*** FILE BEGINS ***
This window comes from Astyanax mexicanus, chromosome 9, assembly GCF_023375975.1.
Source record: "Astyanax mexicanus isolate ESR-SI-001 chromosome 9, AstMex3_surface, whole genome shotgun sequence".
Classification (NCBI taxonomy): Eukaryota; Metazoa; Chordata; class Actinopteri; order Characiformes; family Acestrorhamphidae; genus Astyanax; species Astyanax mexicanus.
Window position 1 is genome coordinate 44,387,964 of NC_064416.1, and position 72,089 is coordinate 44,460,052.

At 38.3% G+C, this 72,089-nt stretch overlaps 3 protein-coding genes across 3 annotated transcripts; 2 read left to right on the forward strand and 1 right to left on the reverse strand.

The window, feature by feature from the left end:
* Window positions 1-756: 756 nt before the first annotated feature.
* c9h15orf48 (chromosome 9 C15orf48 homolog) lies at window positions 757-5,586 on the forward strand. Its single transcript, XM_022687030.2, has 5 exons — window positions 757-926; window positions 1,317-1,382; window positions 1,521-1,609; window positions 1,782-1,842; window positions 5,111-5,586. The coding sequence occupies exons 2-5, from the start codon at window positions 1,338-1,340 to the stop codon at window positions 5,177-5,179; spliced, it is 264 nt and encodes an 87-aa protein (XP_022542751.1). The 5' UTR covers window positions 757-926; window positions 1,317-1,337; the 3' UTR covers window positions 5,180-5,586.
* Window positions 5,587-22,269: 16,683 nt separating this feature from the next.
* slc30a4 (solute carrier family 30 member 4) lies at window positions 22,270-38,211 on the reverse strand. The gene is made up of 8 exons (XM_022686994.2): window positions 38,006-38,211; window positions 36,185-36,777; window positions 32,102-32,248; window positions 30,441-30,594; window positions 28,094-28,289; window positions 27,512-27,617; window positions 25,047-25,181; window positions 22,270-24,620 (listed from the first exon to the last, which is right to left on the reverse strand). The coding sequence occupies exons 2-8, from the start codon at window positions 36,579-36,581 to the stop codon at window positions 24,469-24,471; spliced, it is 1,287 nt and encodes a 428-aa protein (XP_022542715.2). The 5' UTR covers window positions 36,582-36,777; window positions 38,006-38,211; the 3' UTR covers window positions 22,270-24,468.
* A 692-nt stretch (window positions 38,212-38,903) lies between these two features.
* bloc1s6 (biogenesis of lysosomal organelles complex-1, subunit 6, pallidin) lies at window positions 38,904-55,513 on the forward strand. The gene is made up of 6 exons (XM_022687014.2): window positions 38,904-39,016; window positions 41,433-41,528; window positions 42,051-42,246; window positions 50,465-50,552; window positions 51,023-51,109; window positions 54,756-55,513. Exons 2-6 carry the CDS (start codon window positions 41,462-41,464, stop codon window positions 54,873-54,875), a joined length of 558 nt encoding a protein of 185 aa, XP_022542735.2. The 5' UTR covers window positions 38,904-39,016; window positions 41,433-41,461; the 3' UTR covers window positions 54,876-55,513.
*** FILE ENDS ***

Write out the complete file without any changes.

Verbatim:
This window comes from Astyanax mexicanus, chromosome 9, assembly GCF_023375975.1.
Source record: "Astyanax mexicanus isolate ESR-SI-001 chromosome 9, AstMex3_surface, whole genome shotgun sequence".
Classification (NCBI taxonomy): Eukaryota; Metazoa; Chordata; class Actinopteri; order Characiformes; family Acestrorhamphidae; genus Astyanax; species Astyanax mexicanus.
Window position 1 is genome coordinate 44,387,964 of NC_064416.1, and position 72,089 is coordinate 44,460,052.

At 38.3% G+C, this 72,089-nt stretch overlaps 3 protein-coding genes across 3 annotated transcripts; 2 read left to right on the forward strand and 1 right to left on the reverse strand.

The window, feature by feature from the left end:
* Window positions 1-756: 756 nt before the first annotated feature.
* c9h15orf48 (chromosome 9 C15orf48 homolog) lies at window positions 757-5,586 on the forward strand. Its single transcript, XM_022687030.2, has 5 exons — window positions 757-926; window positions 1,317-1,382; window positions 1,521-1,609; window positions 1,782-1,842; window positions 5,111-5,586. The coding sequence occupies exons 2-5, from the start codon at window positions 1,338-1,340 to the stop codon at window positions 5,177-5,179; spliced, it is 264 nt and encodes an 87-aa protein (XP_022542751.1). The 5' UTR covers window positions 757-926; window positions 1,317-1,337; the 3' UTR covers window positions 5,180-5,586.
* Window positions 5,587-22,269: 16,683 nt separating this feature from the next.
* slc30a4 (solute carrier family 30 member 4) lies at window positions 22,270-38,211 on the reverse strand. The gene is made up of 8 exons (XM_022686994.2): window positions 38,006-38,211; window positions 36,185-36,777; window positions 32,102-32,248; window positions 30,441-30,594; window positions 28,094-28,289; window positions 27,512-27,617; window positions 25,047-25,181; window positions 22,270-24,620 (listed from the first exon to the last, which is right to left on the reverse strand). The coding sequence occupies exons 2-8, from the start codon at window positions 36,579-36,581 to the stop codon at window positions 24,469-24,471; spliced, it is 1,287 nt and encodes a 428-aa protein (XP_022542715.2). The 5' UTR covers window positions 36,582-36,777; window positions 38,006-38,211; the 3' UTR covers window positions 22,270-24,468.
* A 692-nt stretch (window positions 38,212-38,903) lies between these two features.
* bloc1s6 (biogenesis of lysosomal organelles complex-1, subunit 6, pallidin) lies at window positions 38,904-55,513 on the forward strand. The gene is made up of 6 exons (XM_022687014.2): window positions 38,904-39,016; window positions 41,433-41,528; window positions 42,051-42,246; window positions 50,465-50,552; window positions 51,023-51,109; window positions 54,756-55,513. Exons 2-6 carry the CDS (start codon window positions 41,462-41,464, stop codon window positions 54,873-54,875), a joined length of 558 nt encoding a protein of 185 aa, XP_022542735.2. The 5' UTR covers window positions 38,904-39,016; window positions 41,433-41,461; the 3' UTR covers window positions 54,876-55,513.